• Friday, June 21, 2024
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Nigeria lose out on tomato exportation, as poor seedlings cut production

Nigerian processors struggle as tomato prices jump ninefold

Nigeria, despite being rated one of the leading producers of tomato in Africa, is currently missing out among tomato exporting nations.

The Minister of Agriculture and Rural Development, Mohammad Abubakar disclosed this at the launch of HortiNigeria Project in Abuja on Thursday. He attributed it to challenges of low yield resulting from poor seed type used by Nigerian farmers.

According to the Minister, Nigeria’s various ecologies, soil and climatic conditions are suitable for production of horticultural crops.

“The Nigerian climate confers an immense competitive advantage and potential to have a leading role in tomato production and trade,” Abubakar said.

He explained that the HortiNigeria initiative presents an opportunity to promote activities of the horticultural sub-sector, adding that the government is looking forward to catalysing increased productivity in the sector.

According to him, the project is expected to facilitate business to business linkage and partnership, as it seeks to empower over 60,000 smallholder farmers across the country.

The project awarded to International Fertiliser Development Centre (IFDC) and its consortium partners East-West seed Knowledge Transfer (EWS-KT), Wageningen University and Research (WUR) and KIT Royal Tropical Institute, is implemented in Kano, Kaduna, Ogun and Oyo States, focusing on tomato, okra, onion, and pepper value chains.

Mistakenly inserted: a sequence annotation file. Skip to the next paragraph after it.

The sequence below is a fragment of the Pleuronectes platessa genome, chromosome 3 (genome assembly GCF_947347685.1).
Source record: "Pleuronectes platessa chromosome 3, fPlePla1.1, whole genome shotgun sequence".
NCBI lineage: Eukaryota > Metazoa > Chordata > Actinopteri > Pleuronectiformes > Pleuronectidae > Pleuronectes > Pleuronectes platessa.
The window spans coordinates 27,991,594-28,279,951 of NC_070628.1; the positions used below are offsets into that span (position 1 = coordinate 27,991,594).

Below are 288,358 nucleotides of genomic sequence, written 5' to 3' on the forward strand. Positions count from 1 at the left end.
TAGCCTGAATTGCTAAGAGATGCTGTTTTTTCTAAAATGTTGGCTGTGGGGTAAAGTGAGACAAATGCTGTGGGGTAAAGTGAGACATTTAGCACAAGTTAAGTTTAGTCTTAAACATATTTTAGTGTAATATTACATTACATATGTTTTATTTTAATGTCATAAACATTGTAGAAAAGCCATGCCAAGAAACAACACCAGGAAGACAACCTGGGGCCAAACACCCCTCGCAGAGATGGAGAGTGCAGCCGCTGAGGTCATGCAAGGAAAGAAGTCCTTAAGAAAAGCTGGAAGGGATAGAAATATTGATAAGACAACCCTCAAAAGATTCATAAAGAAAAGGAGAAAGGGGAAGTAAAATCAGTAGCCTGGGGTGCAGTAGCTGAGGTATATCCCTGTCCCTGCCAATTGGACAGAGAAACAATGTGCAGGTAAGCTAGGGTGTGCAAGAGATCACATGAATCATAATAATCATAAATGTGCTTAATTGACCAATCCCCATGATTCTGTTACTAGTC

Read also: Aminu Nyako: growing a thriving dairy farm in Northeast

In his remarks, Dutch Ambassador to Nigeria, Harry van Dijk said the horticulture sector in Nigeria offers many opportunities as local market demand for vegetables largely exceeds local production, with an estimated supply gap of 13 million metric tons.

He noted that the project will contribute to a more sustainable and inclusive horticulture system in Nigeria.

According to him, the sector employs a high number of women and youth and increased horticultural production. It will lead to better availability and affordability of nutritious foods.

“The focus is on vegetables for domestic markets and the program has four components which are interconnected.

“The first component strives towards increasing productivity and incomes of 60, 000 smallholder farmers in Kano and Kaduna: in an environmentally sustainable way.

“The second component pilots production systems innovations, in Ogun and Oyo states: supporting greenhouse technologies and offering connections to Lagos markets.

“The third component focuses on increasing access to finance throughout vegetable value chains: mobilising EUR 6 million of private capital for farmers, traders, processors and SMEs, while the fourth component enhances sector coordination and business-to-business linkages: contributing to improvements in federal and state horticultural policies,” he added.

Albin Hubscher, IFDC president, in his remark said that soil quality in West Africa is currently in a dire condition as most of the soils in this area are depleted from nutrients.

“If we consider that the Africa population by the end of this century is going to be as big as the Asia population, and if we further consider that today, Africa has only 80 percent of food security.

“There is a lot for all of us to do in order to change that going forwards and this is the reason why IFDC is so much involved in Africa, to help the population to increase food security through better productivity,” he said.